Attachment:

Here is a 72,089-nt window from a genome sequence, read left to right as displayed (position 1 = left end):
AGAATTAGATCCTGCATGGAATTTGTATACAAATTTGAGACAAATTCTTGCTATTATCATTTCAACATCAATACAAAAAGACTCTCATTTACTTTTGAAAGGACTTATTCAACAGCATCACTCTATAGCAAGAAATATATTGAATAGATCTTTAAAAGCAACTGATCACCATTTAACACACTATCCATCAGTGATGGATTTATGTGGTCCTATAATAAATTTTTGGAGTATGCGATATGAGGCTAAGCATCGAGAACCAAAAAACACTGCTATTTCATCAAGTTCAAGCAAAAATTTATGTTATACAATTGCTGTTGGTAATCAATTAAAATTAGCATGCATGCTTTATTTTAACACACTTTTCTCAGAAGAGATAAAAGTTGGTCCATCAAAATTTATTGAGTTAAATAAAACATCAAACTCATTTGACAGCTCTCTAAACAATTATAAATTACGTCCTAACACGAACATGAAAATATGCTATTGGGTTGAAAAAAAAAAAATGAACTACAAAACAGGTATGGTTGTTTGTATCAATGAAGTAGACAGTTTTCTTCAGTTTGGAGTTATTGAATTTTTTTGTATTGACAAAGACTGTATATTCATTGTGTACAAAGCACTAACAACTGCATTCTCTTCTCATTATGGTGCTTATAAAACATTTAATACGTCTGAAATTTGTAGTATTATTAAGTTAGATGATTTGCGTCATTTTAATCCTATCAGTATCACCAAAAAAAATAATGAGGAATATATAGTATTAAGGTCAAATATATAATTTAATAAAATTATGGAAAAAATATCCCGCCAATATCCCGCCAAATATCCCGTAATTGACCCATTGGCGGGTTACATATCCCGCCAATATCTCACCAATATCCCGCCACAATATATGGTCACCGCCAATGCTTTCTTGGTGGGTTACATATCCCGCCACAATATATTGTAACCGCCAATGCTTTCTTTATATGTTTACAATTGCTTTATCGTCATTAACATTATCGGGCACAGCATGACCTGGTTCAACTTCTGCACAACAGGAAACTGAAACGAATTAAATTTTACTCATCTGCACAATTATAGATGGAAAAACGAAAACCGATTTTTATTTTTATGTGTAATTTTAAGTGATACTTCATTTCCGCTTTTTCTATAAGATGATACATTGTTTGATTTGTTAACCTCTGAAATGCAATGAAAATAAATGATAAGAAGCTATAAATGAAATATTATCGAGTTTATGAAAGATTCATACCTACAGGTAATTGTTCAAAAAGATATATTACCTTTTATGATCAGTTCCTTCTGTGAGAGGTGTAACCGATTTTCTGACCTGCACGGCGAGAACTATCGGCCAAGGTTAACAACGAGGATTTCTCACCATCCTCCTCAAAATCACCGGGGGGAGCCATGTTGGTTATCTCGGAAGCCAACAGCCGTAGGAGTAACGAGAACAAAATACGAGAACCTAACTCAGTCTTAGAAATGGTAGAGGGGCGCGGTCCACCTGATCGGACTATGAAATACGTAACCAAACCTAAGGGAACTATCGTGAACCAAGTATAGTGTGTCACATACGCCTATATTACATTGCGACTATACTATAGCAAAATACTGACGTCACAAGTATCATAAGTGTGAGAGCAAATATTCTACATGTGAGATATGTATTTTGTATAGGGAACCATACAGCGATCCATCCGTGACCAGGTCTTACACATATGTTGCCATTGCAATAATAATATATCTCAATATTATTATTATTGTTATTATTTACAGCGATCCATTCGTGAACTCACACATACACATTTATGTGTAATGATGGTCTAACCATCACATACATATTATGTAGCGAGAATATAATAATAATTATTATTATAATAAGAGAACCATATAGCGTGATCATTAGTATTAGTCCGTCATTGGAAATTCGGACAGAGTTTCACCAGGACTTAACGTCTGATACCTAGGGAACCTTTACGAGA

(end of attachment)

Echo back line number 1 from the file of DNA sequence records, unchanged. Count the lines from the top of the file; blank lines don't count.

Here is a 72,089-nt window from a genome sequence, read left to right as displayed (position 1 = left end):